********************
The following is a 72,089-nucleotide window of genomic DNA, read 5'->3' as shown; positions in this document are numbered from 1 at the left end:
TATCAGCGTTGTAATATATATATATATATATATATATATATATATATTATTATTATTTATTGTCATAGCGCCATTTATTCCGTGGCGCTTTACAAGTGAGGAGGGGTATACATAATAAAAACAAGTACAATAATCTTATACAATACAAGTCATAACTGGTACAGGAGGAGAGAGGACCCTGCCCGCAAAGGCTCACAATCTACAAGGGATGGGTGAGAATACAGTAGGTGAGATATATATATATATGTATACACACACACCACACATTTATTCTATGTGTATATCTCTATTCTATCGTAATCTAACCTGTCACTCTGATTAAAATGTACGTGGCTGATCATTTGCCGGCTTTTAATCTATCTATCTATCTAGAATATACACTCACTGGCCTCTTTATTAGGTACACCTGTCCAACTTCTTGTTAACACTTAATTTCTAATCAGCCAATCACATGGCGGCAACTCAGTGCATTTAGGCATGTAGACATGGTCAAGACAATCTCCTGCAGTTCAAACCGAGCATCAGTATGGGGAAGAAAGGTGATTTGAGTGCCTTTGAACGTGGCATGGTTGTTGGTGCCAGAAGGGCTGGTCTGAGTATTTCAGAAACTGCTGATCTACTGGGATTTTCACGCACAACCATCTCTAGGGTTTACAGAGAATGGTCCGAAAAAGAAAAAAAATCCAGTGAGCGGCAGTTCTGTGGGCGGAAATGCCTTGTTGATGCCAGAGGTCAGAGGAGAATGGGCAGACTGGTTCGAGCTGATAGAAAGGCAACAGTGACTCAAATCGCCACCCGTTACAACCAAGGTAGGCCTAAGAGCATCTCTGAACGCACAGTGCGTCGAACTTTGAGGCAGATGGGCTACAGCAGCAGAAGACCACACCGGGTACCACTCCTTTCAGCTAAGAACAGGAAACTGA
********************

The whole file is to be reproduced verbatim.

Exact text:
The following is a 72,089-nucleotide window of genomic DNA, read 5'->3' as shown; positions in this document are numbered from 1 at the left end:
TATCAGCGTTGTAATATATATATATATATATATATATATATATATATTATTATTATTTATTGTCATAGCGCCATTTATTCCGTGGCGCTTTACAAGTGAGGAGGGGTATACATAATAAAAACAAGTACAATAATCTTATACAATACAAGTCATAACTGGTACAGGAGGAGAGAGGACCCTGCCCGCAAAGGCTCACAATCTACAAGGGATGGGTGAGAATACAGTAGGTGAGATATATATATATATGTATACACACACACCACACATTTATTCTATGTGTATATCTCTATTCTATCGTAATCTAACCTGTCACTCTGATTAAAATGTACGTGGCTGATCATTTGCCGGCTTTTAATCTATCTATCTATCTAGAATATACACTCACTGGCCTCTTTATTAGGTACACCTGTCCAACTTCTTGTTAACACTTAATTTCTAATCAGCCAATCACATGGCGGCAACTCAGTGCATTTAGGCATGTAGACATGGTCAAGACAATCTCCTGCAGTTCAAACCGAGCATCAGTATGGGGAAGAAAGGTGATTTGAGTGCCTTTGAACGTGGCATGGTTGTTGGTGCCAGAAGGGCTGGTCTGAGTATTTCAGAAACTGCTGATCTACTGGGATTTTCACGCACAACCATCTCTAGGGTTTACAGAGAATGGTCCGAAAAAGAAAAAAAATCCAGTGAGCGGCAGTTCTGTGGGCGGAAATGCCTTGTTGATGCCAGAGGTCAGAGGAGAATGGGCAGACTGGTTCGAGCTGATAGAAAGGCAACAGTGACTCAAATCGCCACCCGTTACAACCAAGGTAGGCCTAAGAGCATCTCTGAACGCACAGTGCGTCGAACTTTGAGGCAGATGGGCTACAGCAGCAGAAGACCACACCGGGTACCACTCCTTTCAGCTAAGAACAGGAAACTGA